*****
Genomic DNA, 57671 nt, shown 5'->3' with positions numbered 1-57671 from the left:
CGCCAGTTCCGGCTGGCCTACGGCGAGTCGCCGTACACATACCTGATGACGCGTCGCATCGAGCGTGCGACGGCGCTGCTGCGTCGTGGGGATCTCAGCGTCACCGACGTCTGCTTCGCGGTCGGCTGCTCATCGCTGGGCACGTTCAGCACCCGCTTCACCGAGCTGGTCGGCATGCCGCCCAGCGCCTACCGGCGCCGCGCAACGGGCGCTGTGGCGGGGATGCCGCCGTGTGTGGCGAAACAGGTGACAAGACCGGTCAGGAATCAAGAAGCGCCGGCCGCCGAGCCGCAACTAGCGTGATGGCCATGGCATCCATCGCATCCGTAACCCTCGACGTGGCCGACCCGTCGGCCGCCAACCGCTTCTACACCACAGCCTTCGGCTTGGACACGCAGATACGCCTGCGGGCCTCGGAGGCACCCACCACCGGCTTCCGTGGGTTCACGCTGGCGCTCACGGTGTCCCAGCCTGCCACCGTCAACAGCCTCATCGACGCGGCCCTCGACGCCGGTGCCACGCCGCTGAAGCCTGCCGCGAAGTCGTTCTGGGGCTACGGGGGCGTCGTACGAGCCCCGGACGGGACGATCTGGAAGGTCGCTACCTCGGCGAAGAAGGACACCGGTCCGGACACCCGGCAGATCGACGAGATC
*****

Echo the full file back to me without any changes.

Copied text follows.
Genomic DNA, 57671 nt, shown 5'->3' with positions numbered 1-57671 from the left:
CGCCAGTTCCGGCTGGCCTACGGCGAGTCGCCGTACACATACCTGATGACGCGTCGCATCGAGCGTGCGACGGCGCTGCTGCGTCGTGGGGATCTCAGCGTCACCGACGTCTGCTTCGCGGTCGGCTGCTCATCGCTGGGCACGTTCAGCACCCGCTTCACCGAGCTGGTCGGCATGCCGCCCAGCGCCTACCGGCGCCGCGCAACGGGCGCTGTGGCGGGGATGCCGCCGTGTGTGGCGAAACAGGTGACAAGACCGGTCAGGAATCAAGAAGCGCCGGCCGCCGAGCCGCAACTAGCGTGATGGCCATGGCATCCATCGCATCCGTAACCCTCGACGTGGCCGACCCGTCGGCCGCCAACCGCTTCTACACCACAGCCTTCGGCTTGGACACGCAGATACGCCTGCGGGCCTCGGAGGCACCCACCACCGGCTTCCGTGGGTTCACGCTGGCGCTCACGGTGTCCCAGCCTGCCACCGTCAACAGCCTCATCGACGCGGCCCTCGACGCCGGTGCCACGCCGCTGAAGCCTGCCGCGAAGTCGTTCTGGGGCTACGGGGGCGTCGTACGAGCCCCGGACGGGACGATCTGGAAGGTCGCTACCTCGGCGAAGAAGGACACCGGTCCGGACACCCGGCAGATCGACGAGATC